Jonathan Mitchell on NeuroTribes

The following is an opinion piece by one of our readers, Jonathan Mitchell. In this blog Jonathan reviews Steve Silberman’s recently published book “NeuroTribes: The Legacy of Autism and the Future of Neurodiversity”. Contrary to Mr. Silberman I steadfastly believe in research and medical treatment for those autistic individuals that may need the same. Although Mr. Silberman’s writings are of great interest to me, I have not read his book and will therefore forego providing an opinion of the same. In the meanwhile, I invite readers who have read the book to provide their own comments.

Jonathan is a self-described 60-year-old man on the autism spectrum who does not agree with the neurodiversity perspective and actually lived through the refrigerator mother period, having spent many years in psychoanalysis as a child. For those interested Jonathan published another opinion piece on this book:

Jonathan Mitchell


Steve Silberman’s neurotribes has just come out and is getting a lot of media hype and so far it’s a huge commercial success. I’ve been waiting for years to read this book and now that I have I can blog about it.

First off, I said that I wouldn’t judge a book by its cover though I did have some expectations as to what it would be based on the company the author keeps and the variety of things that he’s written on the internet. I’d like to say I couldn’t help having some preconceptions about the book and I have to concede that they were at least partially wrong. It was not the neurodiversity preachathon that I expected it to be nor did promoting the assortive mating theory play a prominent role in the book which Silberman wrote about in his Wired magazine article. Nor was it as offensive as I’d thought it would be. Though some parts of the book were offensive and there were plenty of other problems with it (which I’ll get to in due course) that merited a one star review on amazon, Now that I’ve admitted some of my prejudgements were wrong, I’d like to write some commentary on the book that I could not cover alone in my scathing one star review.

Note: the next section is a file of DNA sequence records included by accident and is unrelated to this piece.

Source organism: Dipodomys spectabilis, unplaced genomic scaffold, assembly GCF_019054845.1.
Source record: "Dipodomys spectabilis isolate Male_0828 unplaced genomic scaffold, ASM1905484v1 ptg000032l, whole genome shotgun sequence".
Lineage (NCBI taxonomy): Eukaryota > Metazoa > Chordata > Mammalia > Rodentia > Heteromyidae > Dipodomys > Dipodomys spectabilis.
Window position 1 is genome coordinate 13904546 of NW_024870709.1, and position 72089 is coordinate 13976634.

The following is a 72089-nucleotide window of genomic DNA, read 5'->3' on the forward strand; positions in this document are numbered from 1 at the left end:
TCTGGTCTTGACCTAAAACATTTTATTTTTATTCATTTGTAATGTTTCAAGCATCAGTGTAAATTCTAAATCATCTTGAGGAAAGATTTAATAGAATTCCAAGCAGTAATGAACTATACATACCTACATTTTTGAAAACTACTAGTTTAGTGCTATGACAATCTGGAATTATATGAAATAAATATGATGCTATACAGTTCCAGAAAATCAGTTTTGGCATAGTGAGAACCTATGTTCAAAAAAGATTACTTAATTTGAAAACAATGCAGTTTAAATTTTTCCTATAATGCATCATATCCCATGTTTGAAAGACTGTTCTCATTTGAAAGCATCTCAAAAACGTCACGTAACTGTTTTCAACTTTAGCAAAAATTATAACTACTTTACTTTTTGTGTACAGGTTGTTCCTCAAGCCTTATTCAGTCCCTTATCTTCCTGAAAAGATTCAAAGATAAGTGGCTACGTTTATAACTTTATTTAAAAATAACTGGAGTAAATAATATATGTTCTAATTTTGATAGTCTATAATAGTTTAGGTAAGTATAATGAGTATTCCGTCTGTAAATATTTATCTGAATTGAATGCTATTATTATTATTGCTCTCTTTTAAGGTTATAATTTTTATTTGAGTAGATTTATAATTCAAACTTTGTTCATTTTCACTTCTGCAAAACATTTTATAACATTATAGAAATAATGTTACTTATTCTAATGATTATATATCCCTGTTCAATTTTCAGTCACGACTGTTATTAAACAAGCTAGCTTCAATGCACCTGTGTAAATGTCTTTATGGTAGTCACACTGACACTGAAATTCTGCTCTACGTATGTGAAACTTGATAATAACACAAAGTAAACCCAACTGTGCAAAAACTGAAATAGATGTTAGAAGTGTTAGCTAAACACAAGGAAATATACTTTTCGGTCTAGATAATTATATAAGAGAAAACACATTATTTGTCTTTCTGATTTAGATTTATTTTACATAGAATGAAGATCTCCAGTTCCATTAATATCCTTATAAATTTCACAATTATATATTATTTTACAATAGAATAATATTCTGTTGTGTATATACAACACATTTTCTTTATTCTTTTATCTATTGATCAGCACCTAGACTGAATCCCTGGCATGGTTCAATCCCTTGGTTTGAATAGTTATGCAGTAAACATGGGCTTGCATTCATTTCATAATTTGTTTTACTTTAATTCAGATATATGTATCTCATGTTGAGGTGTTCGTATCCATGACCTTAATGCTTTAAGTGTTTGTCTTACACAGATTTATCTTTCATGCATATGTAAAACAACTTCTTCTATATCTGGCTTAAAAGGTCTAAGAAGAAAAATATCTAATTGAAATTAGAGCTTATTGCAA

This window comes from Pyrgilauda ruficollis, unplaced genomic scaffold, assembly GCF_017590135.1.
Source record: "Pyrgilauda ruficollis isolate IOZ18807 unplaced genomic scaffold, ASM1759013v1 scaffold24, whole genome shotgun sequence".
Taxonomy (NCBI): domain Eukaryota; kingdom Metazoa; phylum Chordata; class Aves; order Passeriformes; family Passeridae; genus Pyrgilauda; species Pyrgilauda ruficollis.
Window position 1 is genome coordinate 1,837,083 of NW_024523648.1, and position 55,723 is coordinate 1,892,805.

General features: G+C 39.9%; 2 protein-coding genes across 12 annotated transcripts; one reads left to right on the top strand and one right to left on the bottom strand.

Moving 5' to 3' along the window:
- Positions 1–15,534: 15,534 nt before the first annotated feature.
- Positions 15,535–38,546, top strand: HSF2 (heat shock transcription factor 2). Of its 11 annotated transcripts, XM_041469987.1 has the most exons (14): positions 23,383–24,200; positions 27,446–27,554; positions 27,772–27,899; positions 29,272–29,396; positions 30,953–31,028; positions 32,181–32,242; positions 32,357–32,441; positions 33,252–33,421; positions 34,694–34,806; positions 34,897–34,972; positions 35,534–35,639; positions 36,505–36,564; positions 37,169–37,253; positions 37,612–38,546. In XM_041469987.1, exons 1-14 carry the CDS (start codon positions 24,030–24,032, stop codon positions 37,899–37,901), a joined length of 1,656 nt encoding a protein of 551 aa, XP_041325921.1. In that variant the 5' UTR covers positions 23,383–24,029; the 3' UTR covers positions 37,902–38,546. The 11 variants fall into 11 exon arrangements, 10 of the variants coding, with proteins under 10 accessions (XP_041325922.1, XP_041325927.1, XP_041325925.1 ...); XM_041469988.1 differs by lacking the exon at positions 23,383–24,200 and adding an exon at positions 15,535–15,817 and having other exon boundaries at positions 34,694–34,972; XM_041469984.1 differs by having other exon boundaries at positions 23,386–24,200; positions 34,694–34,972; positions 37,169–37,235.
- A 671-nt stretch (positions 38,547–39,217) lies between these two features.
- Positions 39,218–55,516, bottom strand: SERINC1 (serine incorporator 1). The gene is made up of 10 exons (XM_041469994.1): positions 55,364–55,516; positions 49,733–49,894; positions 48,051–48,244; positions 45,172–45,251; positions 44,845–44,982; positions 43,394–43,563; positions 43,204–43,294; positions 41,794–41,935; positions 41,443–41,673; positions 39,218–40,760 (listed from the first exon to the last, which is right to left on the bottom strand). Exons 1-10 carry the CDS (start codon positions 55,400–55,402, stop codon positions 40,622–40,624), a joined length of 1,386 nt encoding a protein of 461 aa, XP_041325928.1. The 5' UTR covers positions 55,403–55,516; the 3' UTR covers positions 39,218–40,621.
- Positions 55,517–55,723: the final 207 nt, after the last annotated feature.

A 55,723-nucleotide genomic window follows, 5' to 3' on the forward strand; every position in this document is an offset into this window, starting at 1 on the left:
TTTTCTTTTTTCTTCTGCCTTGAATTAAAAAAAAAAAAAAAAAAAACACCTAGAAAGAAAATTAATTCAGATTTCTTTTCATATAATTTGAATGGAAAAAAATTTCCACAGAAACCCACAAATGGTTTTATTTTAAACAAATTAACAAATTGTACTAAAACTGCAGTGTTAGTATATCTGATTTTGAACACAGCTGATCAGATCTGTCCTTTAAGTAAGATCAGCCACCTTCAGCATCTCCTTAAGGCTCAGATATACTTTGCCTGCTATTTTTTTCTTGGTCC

Though Silberman’s writing was very readable, the book was arthritic tortoise in its pacing. Silberman writes a lot of minutiae and back story in each segment which was extremely plodding and made for some dull reading and took an eternity to really cut to the chase of his topics. It was also very verbose and I believe a good editor (which apparently he didn’t have at avery penguin or in the process of writing the book) would have cut it by about 50% as he could have expressed ideas in about half the words he wrote. The writing is also very verbose and long-winded. The book is also poorly organized as it flits from one arcane topic to another with no arbitrary order he goes from talking about Wakefield or Rimland for a while (giving superfluous backstory on each subject that causes the book to drag) then out of the blue goes on to nonsequiters about IT individuals and what they did with computers which would seem to have no relevance to the subject matter, except he wants to imply that these persons are autistic or at least have autistic traits and goes on about these people.

He first writes about the refrigerator mother theories of the etiology of autism that were espoused by Kanner, Bettelheim and other lesser known individuals (including my own psychoanalyst). He writes from the perspective of how historically undesirable they are and then tries to suggest that we’ve evolved to neurodiversity which is more desirable.

I’m curious as to whether or not Silberman could have interviewed a middle aged adult who had actually experienced this era first-hand. I personally fit this bill. As I’ve written before on this blog, I was in psychoanalysis for more than ten years by a therapist who studied under Anna Freud who suggested among other things that the etiology of my autism was due to castration anxiety, due to the fact that I had a younger sister and I must have seen her nude and noted her lack of a male organ. She stated I believed I thought my parents planned to be like Lorena Bobbit and this was in part the cause of the etiology of my problems. This was also traumatic to my parents.